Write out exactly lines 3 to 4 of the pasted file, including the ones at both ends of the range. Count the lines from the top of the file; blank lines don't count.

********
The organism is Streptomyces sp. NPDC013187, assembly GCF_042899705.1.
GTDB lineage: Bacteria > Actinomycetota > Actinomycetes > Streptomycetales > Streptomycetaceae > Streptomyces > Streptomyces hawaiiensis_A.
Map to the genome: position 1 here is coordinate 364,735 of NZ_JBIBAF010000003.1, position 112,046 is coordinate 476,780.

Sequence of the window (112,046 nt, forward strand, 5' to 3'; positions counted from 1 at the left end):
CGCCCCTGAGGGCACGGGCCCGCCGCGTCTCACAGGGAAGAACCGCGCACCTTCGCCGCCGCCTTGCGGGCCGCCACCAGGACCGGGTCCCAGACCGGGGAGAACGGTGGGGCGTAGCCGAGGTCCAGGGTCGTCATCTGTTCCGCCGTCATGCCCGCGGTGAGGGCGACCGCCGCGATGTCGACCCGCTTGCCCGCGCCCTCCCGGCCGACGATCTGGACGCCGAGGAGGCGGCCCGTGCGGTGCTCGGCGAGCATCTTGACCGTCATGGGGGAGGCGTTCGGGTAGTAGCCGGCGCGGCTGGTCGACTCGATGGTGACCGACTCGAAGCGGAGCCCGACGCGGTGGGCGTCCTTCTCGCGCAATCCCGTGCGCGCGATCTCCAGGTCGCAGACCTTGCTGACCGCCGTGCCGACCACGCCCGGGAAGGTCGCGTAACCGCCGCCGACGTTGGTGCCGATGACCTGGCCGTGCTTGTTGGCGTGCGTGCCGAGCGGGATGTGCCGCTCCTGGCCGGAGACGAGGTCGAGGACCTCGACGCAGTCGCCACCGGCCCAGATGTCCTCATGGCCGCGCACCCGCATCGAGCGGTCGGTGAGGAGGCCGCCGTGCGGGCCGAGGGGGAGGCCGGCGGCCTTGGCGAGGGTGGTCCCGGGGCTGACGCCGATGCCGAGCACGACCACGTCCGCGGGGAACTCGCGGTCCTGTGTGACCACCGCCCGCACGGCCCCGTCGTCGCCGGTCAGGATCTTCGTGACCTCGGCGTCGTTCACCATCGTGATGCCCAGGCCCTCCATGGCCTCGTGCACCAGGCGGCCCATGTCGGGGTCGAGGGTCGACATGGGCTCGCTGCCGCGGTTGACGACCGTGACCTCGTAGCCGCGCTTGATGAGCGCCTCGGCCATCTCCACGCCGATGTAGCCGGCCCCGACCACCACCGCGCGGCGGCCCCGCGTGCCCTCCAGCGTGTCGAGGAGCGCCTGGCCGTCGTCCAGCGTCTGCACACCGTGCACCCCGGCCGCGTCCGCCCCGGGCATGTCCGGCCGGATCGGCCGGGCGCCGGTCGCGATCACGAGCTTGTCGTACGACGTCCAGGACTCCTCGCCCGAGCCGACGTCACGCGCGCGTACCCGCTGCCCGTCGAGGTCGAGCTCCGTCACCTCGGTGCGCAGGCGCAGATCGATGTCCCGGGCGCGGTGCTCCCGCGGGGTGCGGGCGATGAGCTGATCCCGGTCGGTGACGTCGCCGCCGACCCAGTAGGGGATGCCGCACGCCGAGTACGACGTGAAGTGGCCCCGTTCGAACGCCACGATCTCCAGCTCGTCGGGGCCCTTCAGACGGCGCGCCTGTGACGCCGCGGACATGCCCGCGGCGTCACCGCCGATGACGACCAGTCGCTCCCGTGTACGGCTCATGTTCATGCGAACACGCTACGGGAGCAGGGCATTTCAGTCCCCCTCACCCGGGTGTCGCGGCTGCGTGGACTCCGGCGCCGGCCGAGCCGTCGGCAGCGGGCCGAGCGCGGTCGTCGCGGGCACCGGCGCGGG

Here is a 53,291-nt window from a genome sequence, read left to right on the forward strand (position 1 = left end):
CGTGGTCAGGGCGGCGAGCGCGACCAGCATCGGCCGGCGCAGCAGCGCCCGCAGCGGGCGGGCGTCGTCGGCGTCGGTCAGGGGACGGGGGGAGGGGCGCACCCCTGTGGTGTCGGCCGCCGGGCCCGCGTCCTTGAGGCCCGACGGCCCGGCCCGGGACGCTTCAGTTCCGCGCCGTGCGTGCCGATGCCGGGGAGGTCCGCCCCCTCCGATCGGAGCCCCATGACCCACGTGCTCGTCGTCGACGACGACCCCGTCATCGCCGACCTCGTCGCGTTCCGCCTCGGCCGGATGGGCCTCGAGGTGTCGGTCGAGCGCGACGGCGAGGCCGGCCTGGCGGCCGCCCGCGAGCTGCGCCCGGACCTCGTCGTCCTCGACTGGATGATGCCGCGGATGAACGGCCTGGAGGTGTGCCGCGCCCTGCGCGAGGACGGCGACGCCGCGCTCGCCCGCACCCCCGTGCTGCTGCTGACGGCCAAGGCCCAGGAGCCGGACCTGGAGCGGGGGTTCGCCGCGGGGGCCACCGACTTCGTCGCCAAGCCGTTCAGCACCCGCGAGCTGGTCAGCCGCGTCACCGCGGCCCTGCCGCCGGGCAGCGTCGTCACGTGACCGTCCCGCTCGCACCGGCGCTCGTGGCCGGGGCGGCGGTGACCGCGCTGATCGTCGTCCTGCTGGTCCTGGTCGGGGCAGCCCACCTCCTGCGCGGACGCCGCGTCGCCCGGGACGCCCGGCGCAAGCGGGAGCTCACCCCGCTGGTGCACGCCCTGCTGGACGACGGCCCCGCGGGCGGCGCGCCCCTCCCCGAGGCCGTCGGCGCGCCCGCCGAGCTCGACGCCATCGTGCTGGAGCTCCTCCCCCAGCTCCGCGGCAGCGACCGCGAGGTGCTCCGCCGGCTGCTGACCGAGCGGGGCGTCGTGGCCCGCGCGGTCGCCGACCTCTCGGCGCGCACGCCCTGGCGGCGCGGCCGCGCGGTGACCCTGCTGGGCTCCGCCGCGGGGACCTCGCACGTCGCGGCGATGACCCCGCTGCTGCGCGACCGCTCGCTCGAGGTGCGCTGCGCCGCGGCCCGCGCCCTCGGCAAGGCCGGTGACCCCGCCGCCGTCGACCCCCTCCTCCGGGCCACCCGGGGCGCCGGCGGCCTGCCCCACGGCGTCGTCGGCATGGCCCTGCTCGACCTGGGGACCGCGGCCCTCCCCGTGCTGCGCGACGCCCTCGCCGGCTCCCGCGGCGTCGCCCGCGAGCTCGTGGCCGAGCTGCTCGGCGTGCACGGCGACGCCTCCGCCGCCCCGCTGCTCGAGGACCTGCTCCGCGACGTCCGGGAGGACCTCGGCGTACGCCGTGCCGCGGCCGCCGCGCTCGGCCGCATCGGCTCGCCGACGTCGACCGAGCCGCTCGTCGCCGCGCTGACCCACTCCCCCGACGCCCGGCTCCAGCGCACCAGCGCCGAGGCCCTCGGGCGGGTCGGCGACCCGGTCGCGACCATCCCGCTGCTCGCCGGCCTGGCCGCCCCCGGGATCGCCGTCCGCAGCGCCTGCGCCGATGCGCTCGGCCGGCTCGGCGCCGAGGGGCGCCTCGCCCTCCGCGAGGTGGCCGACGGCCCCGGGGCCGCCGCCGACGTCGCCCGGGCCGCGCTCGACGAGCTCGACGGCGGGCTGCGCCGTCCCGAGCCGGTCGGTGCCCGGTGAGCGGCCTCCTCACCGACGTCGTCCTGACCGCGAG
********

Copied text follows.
Map to the genome: position 1 here is coordinate 364,735 of NZ_JBIBAF010000003.1, position 112,046 is coordinate 476,780.

Sequence of the window (112,046 nt, forward strand, 5' to 3'; positions counted from 1 at the left end):